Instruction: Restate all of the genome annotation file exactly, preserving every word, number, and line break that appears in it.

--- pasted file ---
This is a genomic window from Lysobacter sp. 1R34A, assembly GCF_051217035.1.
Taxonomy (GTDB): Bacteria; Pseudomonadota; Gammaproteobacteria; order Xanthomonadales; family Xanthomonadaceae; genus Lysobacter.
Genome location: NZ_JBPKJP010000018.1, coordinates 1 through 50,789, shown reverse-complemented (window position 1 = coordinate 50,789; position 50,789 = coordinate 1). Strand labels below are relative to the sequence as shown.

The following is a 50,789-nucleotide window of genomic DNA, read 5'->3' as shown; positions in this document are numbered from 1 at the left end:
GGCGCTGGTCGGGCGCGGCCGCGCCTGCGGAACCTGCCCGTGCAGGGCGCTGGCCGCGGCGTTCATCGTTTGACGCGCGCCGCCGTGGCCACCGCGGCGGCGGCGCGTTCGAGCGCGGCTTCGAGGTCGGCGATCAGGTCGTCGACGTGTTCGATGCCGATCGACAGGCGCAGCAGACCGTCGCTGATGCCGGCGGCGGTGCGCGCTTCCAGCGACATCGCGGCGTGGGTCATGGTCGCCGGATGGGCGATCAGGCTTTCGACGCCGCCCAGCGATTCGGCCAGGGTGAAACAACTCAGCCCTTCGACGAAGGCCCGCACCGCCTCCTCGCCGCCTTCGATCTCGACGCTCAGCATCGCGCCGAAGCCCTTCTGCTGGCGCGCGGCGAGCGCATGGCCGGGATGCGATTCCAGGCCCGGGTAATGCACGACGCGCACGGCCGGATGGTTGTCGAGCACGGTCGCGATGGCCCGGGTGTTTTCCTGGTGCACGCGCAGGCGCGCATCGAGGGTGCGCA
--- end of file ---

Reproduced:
This is a genomic window from Lysobacter sp. 1R34A, assembly GCF_051217035.1.
Taxonomy (GTDB): Bacteria; Pseudomonadota; Gammaproteobacteria; order Xanthomonadales; family Xanthomonadaceae; genus Lysobacter.
Genome location: NZ_JBPKJP010000018.1, coordinates 1 through 50,789, shown reverse-complemented (window position 1 = coordinate 50,789; position 50,789 = coordinate 1). Strand labels below are relative to the sequence as shown.

The following is a 50,789-nucleotide window of genomic DNA, read 5'->3' as shown; positions in this document are numbered from 1 at the left end:
GGCGCTGGTCGGGCGCGGCCGCGCCTGCGGAACCTGCCCGTGCAGGGCGCTGGCCGCGGCGTTCATCGTTTGACGCGCGCCGCCGTGGCCACCGCGGCGGCGGCGCGTTCGAGCGCGGCTTCGAGGTCGGCGATCAGGTCGTCGACGTGTTCGATGCCGATCGACAGGCGCAGCAGACCGTCGCTGATGCCGGCGGCGGTGCGCGCTTCCAGCGACATCGCGGCGTGGGTCATGGTCGCCGGATGGGCGATCAGGCTTTCGACGCCGCCCAGCGATTCGGCCAGGGTGAAACAACTCAGCCCTTCGACGAAGGCCCGCACCGCCTCCTCGCCGCCTTCGATCTCGACGCTCAGCATCGCGCCGAAGCCCTTCTGCTGGCGCGCGGCGAGCGCATGGCCGGGATGCGATTCCAGGCCCGGGTAATGCACGACGCGCACGGCCGGATGGTTGTCGAGCACGGTCGCGATGGCCCGGGTGTTTTCCTGGTGCACGCGCAGGCGCGCATCGAGGGTGCGCA